Google began rolling out a huge update to its device bidding in Q3 2016, as advertisers became allowed to set separate desktop and tablet bids for the first time since the migration to Enhanced Campaigns in 2013.
While tablet performance for most advertisers wasn’t as good as desktop even when Enhanced Campaigns launched, the gap between tablet and desktop performance grew over the years, and Google’s argument that these two device types should be lumped together for their similarities steadily lost credibility. As such, the 2016 update was cheered by most marketers, who had long bemoaned the lack of control afforded in the Enhanced Campaigns set up.
But are brands really taking advantage of this new control like they should? Here we’ll show how separate desktop and tablet bids have impacted Merkle data, as well as share evidence of what we believe might show that a lot of advertisers aren’t quite flexing these new bidding options like they should be.
Moving Tablet Cost-Per-Click in Line with Revenue-Per-Click
The big reason we wanted greater control over tablet is that the revenue-per-click (RPC) of tablet devices was steadily getting worse and worse relative to desktop, down to about 35% lower in Q2 2016.
Without bidding controls, however, advertisers were forced to bid the same for tablets as desktop, resulting in only 5% lower cost-per-click (CPC) in Q2 2016.
Looking at how relative cost-per-click (CPC) and revenue-per-click (RPC) have moved since Google’s Q3 update, tablet return on ad spend is now nearly identical to desktop. Not only has relative CPC declined with advertisers making bidding adjustments, relative RPC also increased as the worst performing keywords on tablet have been bid down out of the results.
This significantly affected overall trends, sending desktop spend up with an increase in CPC and RPC and tablet spend down with declines in traffic and CPC.
While we predicted that desktop CPC would go up as advertisers shook off tablet performance from bid calculations, what’s been a bit more surprising is how big the improvement in desktop click growth has been. After desktop paid search traffic declined 10% Y/Y in Q2 2016, click growth has since rebounded and sat at positive six percent growth in Q1 2017.
If all advertisers were bidding up on desktop in unison with the new bidding controls, it seems that desktop traffic gains shouldn’t be this big as everyone would just end up paying slightly more and not moving in terms of average position. But what if all advertisers aren’t bidding desktop up with the new controls?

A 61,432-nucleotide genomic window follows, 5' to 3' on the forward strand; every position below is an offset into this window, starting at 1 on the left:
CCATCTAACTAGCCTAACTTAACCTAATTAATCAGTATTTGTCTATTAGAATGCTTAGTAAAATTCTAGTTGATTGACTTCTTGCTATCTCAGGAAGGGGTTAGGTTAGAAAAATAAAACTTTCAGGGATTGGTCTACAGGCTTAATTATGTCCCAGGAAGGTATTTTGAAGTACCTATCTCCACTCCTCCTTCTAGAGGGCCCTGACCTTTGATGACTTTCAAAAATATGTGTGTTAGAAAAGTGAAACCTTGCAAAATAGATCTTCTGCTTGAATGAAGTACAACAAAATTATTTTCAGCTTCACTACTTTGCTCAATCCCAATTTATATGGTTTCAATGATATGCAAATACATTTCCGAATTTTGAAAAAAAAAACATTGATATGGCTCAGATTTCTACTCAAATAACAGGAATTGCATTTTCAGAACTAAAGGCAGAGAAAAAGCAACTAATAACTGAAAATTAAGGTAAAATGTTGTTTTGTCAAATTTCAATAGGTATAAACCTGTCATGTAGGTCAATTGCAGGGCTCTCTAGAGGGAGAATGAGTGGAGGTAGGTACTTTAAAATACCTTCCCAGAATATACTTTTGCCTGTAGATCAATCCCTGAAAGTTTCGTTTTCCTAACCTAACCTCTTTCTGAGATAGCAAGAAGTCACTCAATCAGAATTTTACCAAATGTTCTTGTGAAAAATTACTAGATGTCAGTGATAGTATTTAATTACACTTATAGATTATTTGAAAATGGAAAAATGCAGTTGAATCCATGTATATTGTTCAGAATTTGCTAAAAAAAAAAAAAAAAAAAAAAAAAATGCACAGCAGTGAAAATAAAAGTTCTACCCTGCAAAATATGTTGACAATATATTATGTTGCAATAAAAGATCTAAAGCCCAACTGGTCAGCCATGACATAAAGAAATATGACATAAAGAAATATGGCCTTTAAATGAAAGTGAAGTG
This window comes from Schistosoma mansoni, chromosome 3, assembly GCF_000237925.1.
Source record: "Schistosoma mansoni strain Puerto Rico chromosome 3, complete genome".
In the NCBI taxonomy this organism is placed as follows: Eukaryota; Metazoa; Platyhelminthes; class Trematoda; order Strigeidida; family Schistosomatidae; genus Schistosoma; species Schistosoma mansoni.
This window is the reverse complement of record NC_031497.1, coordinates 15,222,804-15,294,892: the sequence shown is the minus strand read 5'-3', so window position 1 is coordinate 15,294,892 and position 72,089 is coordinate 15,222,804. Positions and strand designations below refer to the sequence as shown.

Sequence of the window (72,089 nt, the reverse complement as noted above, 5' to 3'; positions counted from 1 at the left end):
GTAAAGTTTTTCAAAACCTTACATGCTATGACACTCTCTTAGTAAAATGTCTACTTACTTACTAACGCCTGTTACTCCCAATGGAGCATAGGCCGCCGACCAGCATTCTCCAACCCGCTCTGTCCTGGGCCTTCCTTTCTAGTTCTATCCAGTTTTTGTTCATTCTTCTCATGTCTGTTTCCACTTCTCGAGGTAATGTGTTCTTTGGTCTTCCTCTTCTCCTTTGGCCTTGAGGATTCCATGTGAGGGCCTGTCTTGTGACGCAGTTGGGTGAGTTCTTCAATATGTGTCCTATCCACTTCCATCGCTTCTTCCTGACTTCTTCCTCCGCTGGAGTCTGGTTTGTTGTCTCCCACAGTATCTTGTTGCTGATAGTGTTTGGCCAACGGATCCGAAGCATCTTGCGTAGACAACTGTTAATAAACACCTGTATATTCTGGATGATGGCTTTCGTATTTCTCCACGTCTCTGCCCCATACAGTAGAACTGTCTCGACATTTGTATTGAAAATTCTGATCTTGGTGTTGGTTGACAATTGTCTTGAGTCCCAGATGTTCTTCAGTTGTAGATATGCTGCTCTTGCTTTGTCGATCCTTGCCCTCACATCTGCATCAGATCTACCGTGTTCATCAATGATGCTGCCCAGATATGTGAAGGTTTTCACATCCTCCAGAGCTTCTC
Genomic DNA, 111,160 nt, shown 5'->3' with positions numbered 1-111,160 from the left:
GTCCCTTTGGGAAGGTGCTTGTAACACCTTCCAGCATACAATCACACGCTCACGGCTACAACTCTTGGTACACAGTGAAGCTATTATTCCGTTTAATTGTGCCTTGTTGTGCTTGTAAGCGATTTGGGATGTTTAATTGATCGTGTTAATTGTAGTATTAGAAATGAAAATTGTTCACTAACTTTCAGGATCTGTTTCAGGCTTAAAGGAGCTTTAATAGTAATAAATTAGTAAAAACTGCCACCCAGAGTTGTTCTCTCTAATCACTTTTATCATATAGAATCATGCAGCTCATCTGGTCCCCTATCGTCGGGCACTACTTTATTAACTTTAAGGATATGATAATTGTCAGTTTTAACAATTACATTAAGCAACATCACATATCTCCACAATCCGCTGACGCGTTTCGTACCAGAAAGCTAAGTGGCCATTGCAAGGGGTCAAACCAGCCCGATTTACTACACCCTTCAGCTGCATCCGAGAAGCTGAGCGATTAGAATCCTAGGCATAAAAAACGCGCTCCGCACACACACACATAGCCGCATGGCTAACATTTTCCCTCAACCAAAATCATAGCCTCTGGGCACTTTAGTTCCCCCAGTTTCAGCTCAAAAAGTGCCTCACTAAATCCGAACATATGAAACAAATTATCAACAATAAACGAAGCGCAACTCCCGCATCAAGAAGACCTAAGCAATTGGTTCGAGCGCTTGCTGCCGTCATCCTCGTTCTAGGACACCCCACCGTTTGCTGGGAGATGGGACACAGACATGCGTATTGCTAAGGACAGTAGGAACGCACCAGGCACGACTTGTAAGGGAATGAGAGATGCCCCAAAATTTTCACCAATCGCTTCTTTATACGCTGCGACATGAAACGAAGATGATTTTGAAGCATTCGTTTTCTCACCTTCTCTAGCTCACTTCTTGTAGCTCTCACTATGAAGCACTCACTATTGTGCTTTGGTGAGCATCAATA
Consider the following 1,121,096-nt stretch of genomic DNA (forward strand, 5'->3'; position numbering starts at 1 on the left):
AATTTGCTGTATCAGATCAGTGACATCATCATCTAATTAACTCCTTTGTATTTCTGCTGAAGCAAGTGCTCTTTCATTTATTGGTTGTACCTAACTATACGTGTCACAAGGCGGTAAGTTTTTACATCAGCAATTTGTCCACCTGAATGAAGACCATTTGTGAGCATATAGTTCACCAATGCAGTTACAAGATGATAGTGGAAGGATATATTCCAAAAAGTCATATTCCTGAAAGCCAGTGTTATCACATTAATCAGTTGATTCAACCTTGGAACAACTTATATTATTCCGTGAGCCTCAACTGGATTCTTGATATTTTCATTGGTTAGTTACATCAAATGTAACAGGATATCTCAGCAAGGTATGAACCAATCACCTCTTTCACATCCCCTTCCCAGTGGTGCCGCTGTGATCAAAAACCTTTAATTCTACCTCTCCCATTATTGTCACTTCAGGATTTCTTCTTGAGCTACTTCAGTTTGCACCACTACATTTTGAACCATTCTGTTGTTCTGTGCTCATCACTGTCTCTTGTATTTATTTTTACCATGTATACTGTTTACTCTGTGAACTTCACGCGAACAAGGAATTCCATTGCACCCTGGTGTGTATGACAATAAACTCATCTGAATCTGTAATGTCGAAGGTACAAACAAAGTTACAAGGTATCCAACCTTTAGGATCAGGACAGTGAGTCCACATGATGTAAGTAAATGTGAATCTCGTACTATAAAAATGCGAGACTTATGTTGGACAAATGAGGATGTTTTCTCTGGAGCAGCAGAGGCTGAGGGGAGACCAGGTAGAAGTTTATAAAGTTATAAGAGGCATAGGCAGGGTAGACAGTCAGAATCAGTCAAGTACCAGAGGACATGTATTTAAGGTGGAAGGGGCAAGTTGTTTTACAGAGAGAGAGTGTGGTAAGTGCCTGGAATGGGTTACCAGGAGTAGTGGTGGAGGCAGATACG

Merkle Desktop Average Position on the Rise
For the median advertiser at Merkle, average position moved up the page significantly beginning in Q4 2016 (remember, negative change in average position indicates movement up the page). While the jump in average position in early 2016 can be attributed to the removal of right rail text ads at the same time, the additional movement which began in Q4 aligns with our observed increase in desktop click growth.
This suggests that our ads are pushing past other ads on the page as we bid up desktop using the new controls. Thus, we think that other advertisers out there might not be bidding up desktop as aggressively as the value of the traffic might warrant.
As such, it’s possible that Merkle advertisers are benefiting from early adoption and implementation of separate desktop and tablet controls.
Most bidding systems, including Merkle’s own proprietary bidding, required significant changes in order to fully take advantage of the new bidding controls, thus the small delay between Google rolling out the changes in Q3 and our own data reflecting the new capabilities in Q4. It’s probably safe to assume that all brands will eventually catch up in taking advantage of the changes, but for now there appears to be an early-mover advantage.
In short, the uncoupling of desktop and tablet has helped Merkle better allocate spend by device type, in turn helping to accelerate growth as waste was reduced. Further, our advertisers appear to be potentially benefitting from competitors failing to bid up as aggressively as we are, pulling in more clicks as average position moves up the page.
The takeaway, then, is simple – take advantage of desktop and tablet bidding to better optimize your campaigns. If that’s not possible using your current bidding tools or campaign management, then try to figure out how to make it a possibility moving forward. It’s certainly helped our brands get more out of paid search and will likely do the same for you.
Or don’t, and let the early movers keep gobbling up all the click growth on desktop while tablet performance keeps weighing on your desktop bids. It’s really your call.